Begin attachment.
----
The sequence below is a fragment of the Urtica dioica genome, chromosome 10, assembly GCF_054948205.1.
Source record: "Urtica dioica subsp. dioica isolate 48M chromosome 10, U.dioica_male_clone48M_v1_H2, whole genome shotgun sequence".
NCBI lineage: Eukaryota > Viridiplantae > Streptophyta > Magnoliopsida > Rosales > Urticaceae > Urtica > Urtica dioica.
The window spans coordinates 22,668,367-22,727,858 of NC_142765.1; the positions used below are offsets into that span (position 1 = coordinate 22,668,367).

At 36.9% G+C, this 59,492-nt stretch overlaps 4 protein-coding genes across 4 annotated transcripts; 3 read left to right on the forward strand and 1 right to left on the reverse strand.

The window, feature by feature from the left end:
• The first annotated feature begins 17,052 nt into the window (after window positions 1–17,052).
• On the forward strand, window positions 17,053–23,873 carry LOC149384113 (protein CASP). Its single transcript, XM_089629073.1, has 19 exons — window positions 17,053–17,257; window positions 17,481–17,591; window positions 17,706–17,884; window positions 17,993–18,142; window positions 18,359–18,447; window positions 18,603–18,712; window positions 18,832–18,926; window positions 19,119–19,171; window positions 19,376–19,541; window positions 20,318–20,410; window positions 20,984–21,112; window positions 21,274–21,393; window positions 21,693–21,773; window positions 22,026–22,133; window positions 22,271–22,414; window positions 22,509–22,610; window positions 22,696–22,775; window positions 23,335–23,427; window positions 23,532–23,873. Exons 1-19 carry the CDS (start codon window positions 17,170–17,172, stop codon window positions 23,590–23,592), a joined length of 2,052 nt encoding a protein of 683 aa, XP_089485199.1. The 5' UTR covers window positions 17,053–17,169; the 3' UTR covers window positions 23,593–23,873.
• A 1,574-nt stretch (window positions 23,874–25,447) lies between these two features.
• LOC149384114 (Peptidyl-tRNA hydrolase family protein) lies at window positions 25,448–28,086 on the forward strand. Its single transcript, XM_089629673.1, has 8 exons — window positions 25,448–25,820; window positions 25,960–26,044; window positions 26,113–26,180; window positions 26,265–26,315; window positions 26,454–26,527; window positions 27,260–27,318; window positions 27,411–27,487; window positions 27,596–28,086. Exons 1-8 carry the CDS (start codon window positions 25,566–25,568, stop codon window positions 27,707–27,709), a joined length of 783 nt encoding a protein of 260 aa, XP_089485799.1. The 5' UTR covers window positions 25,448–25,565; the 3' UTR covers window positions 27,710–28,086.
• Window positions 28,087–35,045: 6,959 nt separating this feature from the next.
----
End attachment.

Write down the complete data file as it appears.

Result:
The sequence below is a fragment of the Urtica dioica genome, chromosome 10, assembly GCF_054948205.1.
Source record: "Urtica dioica subsp. dioica isolate 48M chromosome 10, U.dioica_male_clone48M_v1_H2, whole genome shotgun sequence".
NCBI lineage: Eukaryota > Viridiplantae > Streptophyta > Magnoliopsida > Rosales > Urticaceae > Urtica > Urtica dioica.
The window spans coordinates 22,668,367-22,727,858 of NC_142765.1; the positions used below are offsets into that span (position 1 = coordinate 22,668,367).

At 36.9% G+C, this 59,492-nt stretch overlaps 4 protein-coding genes across 4 annotated transcripts; 3 read left to right on the forward strand and 1 right to left on the reverse strand.

The window, feature by feature from the left end:
• The first annotated feature begins 17,052 nt into the window (after window positions 1–17,052).
• On the forward strand, window positions 17,053–23,873 carry LOC149384113 (protein CASP). Its single transcript, XM_089629073.1, has 19 exons — window positions 17,053–17,257; window positions 17,481–17,591; window positions 17,706–17,884; window positions 17,993–18,142; window positions 18,359–18,447; window positions 18,603–18,712; window positions 18,832–18,926; window positions 19,119–19,171; window positions 19,376–19,541; window positions 20,318–20,410; window positions 20,984–21,112; window positions 21,274–21,393; window positions 21,693–21,773; window positions 22,026–22,133; window positions 22,271–22,414; window positions 22,509–22,610; window positions 22,696–22,775; window positions 23,335–23,427; window positions 23,532–23,873. Exons 1-19 carry the CDS (start codon window positions 17,170–17,172, stop codon window positions 23,590–23,592), a joined length of 2,052 nt encoding a protein of 683 aa, XP_089485199.1. The 5' UTR covers window positions 17,053–17,169; the 3' UTR covers window positions 23,593–23,873.
• A 1,574-nt stretch (window positions 23,874–25,447) lies between these two features.
• LOC149384114 (Peptidyl-tRNA hydrolase family protein) lies at window positions 25,448–28,086 on the forward strand. Its single transcript, XM_089629673.1, has 8 exons — window positions 25,448–25,820; window positions 25,960–26,044; window positions 26,113–26,180; window positions 26,265–26,315; window positions 26,454–26,527; window positions 27,260–27,318; window positions 27,411–27,487; window positions 27,596–28,086. Exons 1-8 carry the CDS (start codon window positions 25,566–25,568, stop codon window positions 27,707–27,709), a joined length of 783 nt encoding a protein of 260 aa, XP_089485799.1. The 5' UTR covers window positions 25,448–25,565; the 3' UTR covers window positions 27,710–28,086.
• Window positions 28,087–35,045: 6,959 nt separating this feature from the next.